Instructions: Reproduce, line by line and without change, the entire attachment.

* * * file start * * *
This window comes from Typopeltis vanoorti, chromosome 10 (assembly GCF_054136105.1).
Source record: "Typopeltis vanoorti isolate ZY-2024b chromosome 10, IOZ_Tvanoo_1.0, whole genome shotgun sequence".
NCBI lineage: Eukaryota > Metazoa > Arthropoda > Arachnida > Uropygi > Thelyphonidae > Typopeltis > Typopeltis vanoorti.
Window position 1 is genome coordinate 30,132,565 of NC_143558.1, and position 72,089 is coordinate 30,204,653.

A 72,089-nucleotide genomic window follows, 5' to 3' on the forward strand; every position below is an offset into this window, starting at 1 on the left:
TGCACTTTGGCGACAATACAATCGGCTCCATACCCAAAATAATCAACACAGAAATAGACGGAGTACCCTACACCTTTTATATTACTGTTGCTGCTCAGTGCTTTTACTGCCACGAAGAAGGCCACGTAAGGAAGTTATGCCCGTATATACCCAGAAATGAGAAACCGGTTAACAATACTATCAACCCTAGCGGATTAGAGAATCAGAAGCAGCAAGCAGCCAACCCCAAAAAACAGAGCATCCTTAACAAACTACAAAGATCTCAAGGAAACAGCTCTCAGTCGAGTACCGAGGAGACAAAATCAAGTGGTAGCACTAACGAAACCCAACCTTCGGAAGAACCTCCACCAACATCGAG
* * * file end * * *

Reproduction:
This window comes from Typopeltis vanoorti, chromosome 10 (assembly GCF_054136105.1).
Source record: "Typopeltis vanoorti isolate ZY-2024b chromosome 10, IOZ_Tvanoo_1.0, whole genome shotgun sequence".
NCBI lineage: Eukaryota > Metazoa > Arthropoda > Arachnida > Uropygi > Thelyphonidae > Typopeltis > Typopeltis vanoorti.
Window position 1 is genome coordinate 30,132,565 of NC_143558.1, and position 72,089 is coordinate 30,204,653.

A 72,089-nucleotide genomic window follows, 5' to 3' on the forward strand; every position below is an offset into this window, starting at 1 on the left:
TGCACTTTGGCGACAATACAATCGGCTCCATACCCAAAATAATCAACACAGAAATAGACGGAGTACCCTACACCTTTTATATTACTGTTGCTGCTCAGTGCTTTTACTGCCACGAAGAAGGCCACGTAAGGAAGTTATGCCCGTATATACCCAGAAATGAGAAACCGGTTAACAATACTATCAACCCTAGCGGATTAGAGAATCAGAAGCAGCAAGCAGCCAACCCCAAAAAACAGAGCATCCTTAACAAACTACAAAGATCTCAAGGAAACAGCTCTCAGTCGAGTACCGAGGAGACAAAATCAAGTGGTAGCACTAACGAAACCCAACCTTCGGAAGAACCTCCACCAACATCGAG